We biked about 15 miles out to Brookfield for the reception. It was farther than I thought it was, and we left the ceremony much later than I expected, so we didn’t have nearly as much time to clean/pretty up as I hoped. Also the woman at the desk couldn’t find my reservation even after I carefully spelled my name. She started to look really nervous and fidgety and I know that they overbooked the hotel that weekend (a common practice). She started to deliver the bad news to me that my reservation wasn’t in the computer and that there were no rooms–I asked her how she was spelling my name and she replied with a phonetical spelling that had half of the letters wrong. I spelled it again and then she found the reservation immediately. Grrrrrrr......I don’t understand why people can’t listen to the answers of the questions they ask. This interaction wasted precious showering time.

We ended up having about 30 minutes to shower and get ready. When I hopped out of the shower I learned something interesting: Paul is even worse at ironing than I am–which I didn’t think was possible.

Besides the church bullshit, I am not a fan of typical weddings. What a bunch of fluff. So much money, time, effort, stress......goes into each wedding. Plus, if you didn’t know better, you would think that Steph and Steve are the first people ever to fall in love and get married. Seriously, people falling in love is pretty common, as is getting married. Yet the whole day is framed as if this is some sort of miracle that we are all blessed to witness. I’ve seen them together for years, and I can’t imagine that being married will really change anything about their lives. (Except Steph will have a huge hassle changing her name). The whole wedding fuss just seems like a waste.

Still, I am very happy for Steph and Steve: I foresee pregnant friends in the next year of my life. The reception was fun and no one was very stressed about anything. I guess that is the one good thing about weddings–it does bring friends back together from across the country.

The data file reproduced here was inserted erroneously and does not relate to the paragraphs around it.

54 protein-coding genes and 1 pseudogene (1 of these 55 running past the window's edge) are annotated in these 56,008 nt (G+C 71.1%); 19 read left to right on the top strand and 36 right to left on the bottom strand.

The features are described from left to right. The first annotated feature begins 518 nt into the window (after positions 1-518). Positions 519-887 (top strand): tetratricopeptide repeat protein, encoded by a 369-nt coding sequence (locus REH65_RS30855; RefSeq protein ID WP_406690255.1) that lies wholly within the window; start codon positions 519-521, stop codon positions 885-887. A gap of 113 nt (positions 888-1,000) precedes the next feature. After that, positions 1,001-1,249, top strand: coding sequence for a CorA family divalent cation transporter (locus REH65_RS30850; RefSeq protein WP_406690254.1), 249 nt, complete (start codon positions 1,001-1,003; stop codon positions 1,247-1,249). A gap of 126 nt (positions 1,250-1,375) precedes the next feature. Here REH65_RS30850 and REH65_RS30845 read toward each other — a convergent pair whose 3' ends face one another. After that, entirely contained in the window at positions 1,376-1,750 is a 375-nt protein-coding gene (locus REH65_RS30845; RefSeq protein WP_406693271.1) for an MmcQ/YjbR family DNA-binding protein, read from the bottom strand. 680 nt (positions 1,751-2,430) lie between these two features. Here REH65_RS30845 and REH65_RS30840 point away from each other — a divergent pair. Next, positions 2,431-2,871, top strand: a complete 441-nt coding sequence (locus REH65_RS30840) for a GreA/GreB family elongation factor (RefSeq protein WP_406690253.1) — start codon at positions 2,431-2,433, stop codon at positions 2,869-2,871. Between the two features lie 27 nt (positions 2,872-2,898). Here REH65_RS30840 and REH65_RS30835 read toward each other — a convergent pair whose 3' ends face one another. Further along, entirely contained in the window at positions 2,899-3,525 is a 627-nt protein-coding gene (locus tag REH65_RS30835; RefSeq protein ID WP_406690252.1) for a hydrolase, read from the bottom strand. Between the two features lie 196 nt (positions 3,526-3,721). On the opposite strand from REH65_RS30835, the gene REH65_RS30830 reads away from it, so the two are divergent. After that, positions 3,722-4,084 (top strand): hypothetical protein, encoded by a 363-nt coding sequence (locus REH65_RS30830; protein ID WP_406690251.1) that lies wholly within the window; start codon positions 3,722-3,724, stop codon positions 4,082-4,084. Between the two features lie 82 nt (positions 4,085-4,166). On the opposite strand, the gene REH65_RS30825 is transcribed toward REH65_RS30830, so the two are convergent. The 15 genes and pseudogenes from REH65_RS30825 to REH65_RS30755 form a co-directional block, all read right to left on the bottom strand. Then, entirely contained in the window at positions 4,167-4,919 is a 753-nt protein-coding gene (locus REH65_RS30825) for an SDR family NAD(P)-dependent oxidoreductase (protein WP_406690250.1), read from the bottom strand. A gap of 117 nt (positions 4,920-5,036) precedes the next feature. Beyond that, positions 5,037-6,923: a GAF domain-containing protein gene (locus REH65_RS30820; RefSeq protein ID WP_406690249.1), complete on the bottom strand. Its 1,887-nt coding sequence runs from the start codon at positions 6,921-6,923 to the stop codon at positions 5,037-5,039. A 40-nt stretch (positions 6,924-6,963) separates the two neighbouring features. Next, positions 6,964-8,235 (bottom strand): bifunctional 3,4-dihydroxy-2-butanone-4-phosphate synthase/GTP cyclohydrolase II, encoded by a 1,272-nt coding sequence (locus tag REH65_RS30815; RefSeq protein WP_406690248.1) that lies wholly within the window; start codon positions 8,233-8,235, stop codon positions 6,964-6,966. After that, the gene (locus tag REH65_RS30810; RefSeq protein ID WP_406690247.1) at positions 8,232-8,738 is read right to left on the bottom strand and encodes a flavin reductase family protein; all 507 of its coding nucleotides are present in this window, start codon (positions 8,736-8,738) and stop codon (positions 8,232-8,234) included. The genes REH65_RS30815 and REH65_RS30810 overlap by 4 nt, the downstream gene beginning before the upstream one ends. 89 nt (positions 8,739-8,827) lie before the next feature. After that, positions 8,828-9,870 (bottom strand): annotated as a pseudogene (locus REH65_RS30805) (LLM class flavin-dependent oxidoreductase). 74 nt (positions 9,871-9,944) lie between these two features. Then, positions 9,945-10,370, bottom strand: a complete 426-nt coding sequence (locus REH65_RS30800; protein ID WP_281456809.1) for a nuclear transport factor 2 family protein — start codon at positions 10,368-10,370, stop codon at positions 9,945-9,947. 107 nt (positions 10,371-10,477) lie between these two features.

The next day was a very late start–I’m blaming it on the wine. We rode down to Kenosha to ride the last commuter train into Chicago. The weather forecasted a 10-15mph headwind–which of course was what happened. We maintained a pretty good clip–the slowest we rode on long stretches was 15mph, but more often 17-18. I didn’t feel great and it seemed to take more effort to maintain the speeds that we were riding. Our timing was sort of tight and we really, really needed to make that train. We finished eating breakfast sometime after 1:00pm and had 50+ miles to go before the train left at 6:45.

Besides about 10 miles of this trip (which I rode from Racine to Kenosha in February) it was a completely unknown route to us. I was concerned about getting lost, so we stopped pretty often to check the map to make sure we didn’t miss any turns. Of course, we still did miss some turns, but we improvised instead of backtracking. Too many times our brief stops to look at the map lasted longer as we sat in the shade and cooled off a bit. Almost the entirety of the ride was under the blazing sun. Stupidly I wore a dark tanktop and skirt, instead of bringing a light, loose sundress to wear–so I felt the heat more than usual.